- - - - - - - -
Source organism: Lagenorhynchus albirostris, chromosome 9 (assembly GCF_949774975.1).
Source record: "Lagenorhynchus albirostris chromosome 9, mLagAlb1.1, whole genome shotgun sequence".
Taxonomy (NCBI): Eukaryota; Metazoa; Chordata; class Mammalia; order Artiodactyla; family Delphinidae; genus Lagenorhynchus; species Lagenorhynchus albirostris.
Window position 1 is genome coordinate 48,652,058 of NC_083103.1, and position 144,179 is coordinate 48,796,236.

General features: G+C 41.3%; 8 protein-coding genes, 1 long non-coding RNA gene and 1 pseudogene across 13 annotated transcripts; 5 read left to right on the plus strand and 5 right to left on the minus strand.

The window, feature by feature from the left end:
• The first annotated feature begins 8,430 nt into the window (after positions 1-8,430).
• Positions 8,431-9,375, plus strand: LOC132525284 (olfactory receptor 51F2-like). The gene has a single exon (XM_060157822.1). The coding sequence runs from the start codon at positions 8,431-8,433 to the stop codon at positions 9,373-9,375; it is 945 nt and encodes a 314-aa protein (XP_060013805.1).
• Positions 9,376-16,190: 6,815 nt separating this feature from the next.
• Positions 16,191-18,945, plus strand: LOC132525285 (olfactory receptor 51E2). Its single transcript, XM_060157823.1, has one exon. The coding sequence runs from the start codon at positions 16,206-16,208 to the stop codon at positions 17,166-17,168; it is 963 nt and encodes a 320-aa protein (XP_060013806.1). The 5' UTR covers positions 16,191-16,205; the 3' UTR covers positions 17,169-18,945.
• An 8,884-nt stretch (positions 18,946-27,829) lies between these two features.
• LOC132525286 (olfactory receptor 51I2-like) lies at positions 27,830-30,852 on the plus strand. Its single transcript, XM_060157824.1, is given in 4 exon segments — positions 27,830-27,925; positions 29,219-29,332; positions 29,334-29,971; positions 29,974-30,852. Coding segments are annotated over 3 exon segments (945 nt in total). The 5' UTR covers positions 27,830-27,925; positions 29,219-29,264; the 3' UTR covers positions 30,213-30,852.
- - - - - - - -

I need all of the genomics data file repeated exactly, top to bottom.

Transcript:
Source organism: Lagenorhynchus albirostris, chromosome 9 (assembly GCF_949774975.1).
Source record: "Lagenorhynchus albirostris chromosome 9, mLagAlb1.1, whole genome shotgun sequence".
Taxonomy (NCBI): Eukaryota; Metazoa; Chordata; class Mammalia; order Artiodactyla; family Delphinidae; genus Lagenorhynchus; species Lagenorhynchus albirostris.
Window position 1 is genome coordinate 48,652,058 of NC_083103.1, and position 144,179 is coordinate 48,796,236.

General features: G+C 41.3%; 8 protein-coding genes, 1 long non-coding RNA gene and 1 pseudogene across 13 annotated transcripts; 5 read left to right on the plus strand and 5 right to left on the minus strand.

The window, feature by feature from the left end:
• The first annotated feature begins 8,430 nt into the window (after positions 1-8,430).
• Positions 8,431-9,375, plus strand: LOC132525284 (olfactory receptor 51F2-like). The gene has a single exon (XM_060157822.1). The coding sequence runs from the start codon at positions 8,431-8,433 to the stop codon at positions 9,373-9,375; it is 945 nt and encodes a 314-aa protein (XP_060013805.1).
• Positions 9,376-16,190: 6,815 nt separating this feature from the next.
• Positions 16,191-18,945, plus strand: LOC132525285 (olfactory receptor 51E2). Its single transcript, XM_060157823.1, has one exon. The coding sequence runs from the start codon at positions 16,206-16,208 to the stop codon at positions 17,166-17,168; it is 963 nt and encodes a 320-aa protein (XP_060013806.1). The 5' UTR covers positions 16,191-16,205; the 3' UTR covers positions 17,169-18,945.
• An 8,884-nt stretch (positions 18,946-27,829) lies between these two features.
• LOC132525286 (olfactory receptor 51I2-like) lies at positions 27,830-30,852 on the plus strand. Its single transcript, XM_060157824.1, is given in 4 exon segments — positions 27,830-27,925; positions 29,219-29,332; positions 29,334-29,971; positions 29,974-30,852. Coding segments are annotated over 3 exon segments (945 nt in total). The 5' UTR covers positions 27,830-27,925; positions 29,219-29,264; the 3' UTR covers positions 30,213-30,852.